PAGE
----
Belluda Caño & El Dorado River

Nov 08, 2018 - Delfin II


A full day of our exploration of the Pacaya Samiria Reserve in the Upper Amazon of Peru took us to two remote locations, Belluda Caño in the morning and El Dorado River in the afternoon.  

A beautiful calm and relatively cool and misty morning opened our expedition today. Very early, at around 0600 we were out already.  The early hours of the day are the best to spot wildlife and we were fortunate, for we saw a lot! Many bird species including blue and macaws, red-bellied macaws, herons and birds of prey were seen. We were lucky to find the noisy owl monkeys and saddle-backed tamarins, as well.  After breakfast, we had a talk about the primates of the reserve – one of my favorite subjects –  and an Amazon medicinal plants presentation as well.

In the afternoon, after kayaking, we explored the El Dorado River, a tributary of the main river Ucayali. We explored the area using the ship’s skiffs, a great way to search for wildlife since our skillful drivers can get into very narrow coves and creeks we couldn’t otherwise access.

We had plenty of time to go far into this beautiful river. The late hours are prime time to observe the extraordinary biodiversity that inhabits the rainforests. During this expedition, we had a lot of amazing sightings, including views of some spectacled and black caimans on the way back to the ship as night was falling in the rainforest.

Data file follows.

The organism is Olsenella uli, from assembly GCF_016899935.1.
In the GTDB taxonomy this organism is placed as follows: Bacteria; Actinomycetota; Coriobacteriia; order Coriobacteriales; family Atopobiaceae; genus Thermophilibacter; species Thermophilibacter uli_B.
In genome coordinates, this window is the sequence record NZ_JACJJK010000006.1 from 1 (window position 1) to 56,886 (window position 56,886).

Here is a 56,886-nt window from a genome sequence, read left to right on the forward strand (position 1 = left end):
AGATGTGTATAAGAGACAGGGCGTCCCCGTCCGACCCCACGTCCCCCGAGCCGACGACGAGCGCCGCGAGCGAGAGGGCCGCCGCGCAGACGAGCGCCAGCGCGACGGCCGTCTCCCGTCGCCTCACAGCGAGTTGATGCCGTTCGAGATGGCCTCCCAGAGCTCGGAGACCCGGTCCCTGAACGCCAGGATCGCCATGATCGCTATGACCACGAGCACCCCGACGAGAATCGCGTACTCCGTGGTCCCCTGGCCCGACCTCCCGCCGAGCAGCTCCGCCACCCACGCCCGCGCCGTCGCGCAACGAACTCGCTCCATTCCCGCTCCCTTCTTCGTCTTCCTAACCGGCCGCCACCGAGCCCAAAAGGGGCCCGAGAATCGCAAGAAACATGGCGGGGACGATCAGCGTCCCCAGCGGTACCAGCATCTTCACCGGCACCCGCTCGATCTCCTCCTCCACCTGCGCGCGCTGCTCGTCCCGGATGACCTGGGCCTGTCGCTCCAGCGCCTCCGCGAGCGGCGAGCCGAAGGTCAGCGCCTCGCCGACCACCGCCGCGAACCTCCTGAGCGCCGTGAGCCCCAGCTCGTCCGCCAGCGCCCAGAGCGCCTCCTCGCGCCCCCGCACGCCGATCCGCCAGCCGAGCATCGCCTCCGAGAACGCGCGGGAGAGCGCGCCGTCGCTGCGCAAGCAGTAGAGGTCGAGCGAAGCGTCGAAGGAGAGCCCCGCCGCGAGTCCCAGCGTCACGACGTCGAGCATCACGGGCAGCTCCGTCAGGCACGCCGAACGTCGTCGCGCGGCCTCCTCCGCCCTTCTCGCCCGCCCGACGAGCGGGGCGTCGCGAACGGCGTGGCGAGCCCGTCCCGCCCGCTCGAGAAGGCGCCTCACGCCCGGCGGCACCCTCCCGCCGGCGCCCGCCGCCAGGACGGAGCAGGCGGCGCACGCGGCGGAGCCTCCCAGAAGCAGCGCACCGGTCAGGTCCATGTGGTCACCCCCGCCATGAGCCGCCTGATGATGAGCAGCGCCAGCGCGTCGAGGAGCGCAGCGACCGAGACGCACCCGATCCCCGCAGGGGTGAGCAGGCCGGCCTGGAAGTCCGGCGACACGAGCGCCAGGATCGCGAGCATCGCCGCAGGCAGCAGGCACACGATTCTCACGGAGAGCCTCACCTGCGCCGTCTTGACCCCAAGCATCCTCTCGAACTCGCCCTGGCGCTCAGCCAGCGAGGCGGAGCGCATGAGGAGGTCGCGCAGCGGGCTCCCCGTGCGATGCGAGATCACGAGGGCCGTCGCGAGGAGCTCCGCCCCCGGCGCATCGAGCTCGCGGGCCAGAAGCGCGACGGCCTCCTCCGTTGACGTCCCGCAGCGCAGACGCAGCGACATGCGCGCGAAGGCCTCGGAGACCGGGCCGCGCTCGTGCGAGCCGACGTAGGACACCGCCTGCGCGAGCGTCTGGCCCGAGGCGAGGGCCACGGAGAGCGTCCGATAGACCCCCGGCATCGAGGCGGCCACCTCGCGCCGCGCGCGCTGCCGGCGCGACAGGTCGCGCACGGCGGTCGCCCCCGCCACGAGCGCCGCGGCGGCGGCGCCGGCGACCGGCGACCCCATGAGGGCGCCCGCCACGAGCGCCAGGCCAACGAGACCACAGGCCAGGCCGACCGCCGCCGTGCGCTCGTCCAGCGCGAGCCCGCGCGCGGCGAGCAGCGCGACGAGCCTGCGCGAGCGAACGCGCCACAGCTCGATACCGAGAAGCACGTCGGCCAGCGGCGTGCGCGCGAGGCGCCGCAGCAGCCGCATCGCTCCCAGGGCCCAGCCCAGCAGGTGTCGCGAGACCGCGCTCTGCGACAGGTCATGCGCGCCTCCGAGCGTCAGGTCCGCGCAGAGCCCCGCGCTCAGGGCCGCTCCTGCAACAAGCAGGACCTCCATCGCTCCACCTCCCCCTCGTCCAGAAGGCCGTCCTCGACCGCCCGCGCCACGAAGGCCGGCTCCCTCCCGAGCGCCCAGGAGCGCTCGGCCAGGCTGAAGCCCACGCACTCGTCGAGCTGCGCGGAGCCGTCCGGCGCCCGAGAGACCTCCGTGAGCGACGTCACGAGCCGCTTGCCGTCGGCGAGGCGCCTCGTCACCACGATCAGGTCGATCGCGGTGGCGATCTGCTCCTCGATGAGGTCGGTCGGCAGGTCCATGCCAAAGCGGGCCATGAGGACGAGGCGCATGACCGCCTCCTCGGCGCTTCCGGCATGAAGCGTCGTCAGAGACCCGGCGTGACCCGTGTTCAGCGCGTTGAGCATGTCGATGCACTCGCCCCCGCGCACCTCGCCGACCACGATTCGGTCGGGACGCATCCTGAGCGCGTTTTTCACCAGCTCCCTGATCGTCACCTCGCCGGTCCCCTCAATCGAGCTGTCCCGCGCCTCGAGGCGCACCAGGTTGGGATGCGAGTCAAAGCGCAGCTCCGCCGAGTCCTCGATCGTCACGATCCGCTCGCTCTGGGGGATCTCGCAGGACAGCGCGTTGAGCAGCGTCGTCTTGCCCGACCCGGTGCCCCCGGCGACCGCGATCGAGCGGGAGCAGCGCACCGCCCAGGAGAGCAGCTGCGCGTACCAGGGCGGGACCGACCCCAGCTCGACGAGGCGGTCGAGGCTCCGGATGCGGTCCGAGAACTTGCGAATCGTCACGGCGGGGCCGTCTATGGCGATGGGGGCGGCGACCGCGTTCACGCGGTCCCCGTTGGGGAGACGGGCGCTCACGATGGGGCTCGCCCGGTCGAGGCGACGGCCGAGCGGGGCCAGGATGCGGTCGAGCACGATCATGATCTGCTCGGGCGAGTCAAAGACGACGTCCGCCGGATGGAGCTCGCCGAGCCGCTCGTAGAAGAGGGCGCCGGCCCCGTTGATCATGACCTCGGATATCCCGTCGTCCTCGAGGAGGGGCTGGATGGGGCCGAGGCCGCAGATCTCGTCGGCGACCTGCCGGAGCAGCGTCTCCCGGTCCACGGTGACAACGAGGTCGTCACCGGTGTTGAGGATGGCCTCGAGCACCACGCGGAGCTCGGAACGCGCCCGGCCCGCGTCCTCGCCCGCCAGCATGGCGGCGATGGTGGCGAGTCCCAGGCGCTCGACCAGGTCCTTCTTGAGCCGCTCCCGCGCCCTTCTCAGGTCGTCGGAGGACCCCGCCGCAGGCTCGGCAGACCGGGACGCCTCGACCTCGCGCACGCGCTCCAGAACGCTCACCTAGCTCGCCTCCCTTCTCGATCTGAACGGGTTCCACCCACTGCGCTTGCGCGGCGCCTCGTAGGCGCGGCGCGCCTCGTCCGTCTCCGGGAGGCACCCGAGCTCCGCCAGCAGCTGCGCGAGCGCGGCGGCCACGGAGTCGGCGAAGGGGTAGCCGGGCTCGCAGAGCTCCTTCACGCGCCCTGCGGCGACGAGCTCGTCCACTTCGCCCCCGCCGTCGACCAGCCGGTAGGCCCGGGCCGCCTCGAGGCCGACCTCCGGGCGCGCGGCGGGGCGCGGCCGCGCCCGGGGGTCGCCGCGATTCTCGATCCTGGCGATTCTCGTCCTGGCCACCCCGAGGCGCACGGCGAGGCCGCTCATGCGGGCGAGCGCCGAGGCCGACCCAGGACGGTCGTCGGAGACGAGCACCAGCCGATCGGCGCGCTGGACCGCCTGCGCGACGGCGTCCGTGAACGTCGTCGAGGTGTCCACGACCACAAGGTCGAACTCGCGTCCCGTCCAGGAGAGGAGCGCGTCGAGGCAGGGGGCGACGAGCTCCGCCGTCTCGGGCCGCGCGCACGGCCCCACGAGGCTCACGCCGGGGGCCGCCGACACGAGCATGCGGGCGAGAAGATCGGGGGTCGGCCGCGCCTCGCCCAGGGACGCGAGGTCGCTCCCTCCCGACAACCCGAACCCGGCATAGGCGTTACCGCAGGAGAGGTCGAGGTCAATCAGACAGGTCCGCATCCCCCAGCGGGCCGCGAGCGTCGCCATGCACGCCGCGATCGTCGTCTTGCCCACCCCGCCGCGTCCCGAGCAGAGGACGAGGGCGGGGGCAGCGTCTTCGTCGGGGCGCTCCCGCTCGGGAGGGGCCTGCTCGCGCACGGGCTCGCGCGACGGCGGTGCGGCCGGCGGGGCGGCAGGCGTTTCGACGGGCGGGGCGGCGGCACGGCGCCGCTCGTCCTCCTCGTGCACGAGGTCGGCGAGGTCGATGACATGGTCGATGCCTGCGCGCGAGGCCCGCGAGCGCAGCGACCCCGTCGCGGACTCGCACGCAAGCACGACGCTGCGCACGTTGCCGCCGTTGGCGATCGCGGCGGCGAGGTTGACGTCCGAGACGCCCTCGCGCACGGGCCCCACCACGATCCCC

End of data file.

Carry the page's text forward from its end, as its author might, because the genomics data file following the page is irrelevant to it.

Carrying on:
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About the Author

Carlos Romero

Expedition Leader

Carlos was born in Quito, Ecuador and grew up in Venezuela, where he lived for many years near the ocean and later the rainforest. He returned to Quito to study biology and specialized in the fauna of Ecuador. His main field of study was zoology with an emphasis on vertebrates. He has a doctorate in biology and a master’s in ecotourism and natural protected areas management. He designed a new curriculum for the largest university in Ecuador, the Central University— a masters in environmental management and administration of natural protected areas. Carlos has also taken part in various scientific projects and expeditions with the Biological Sciences Department of Quito’s Polytechnic University. He has published several scientific papers, including one about the bats of Galápagos and one about the vampire bat of mainland Ecuador.

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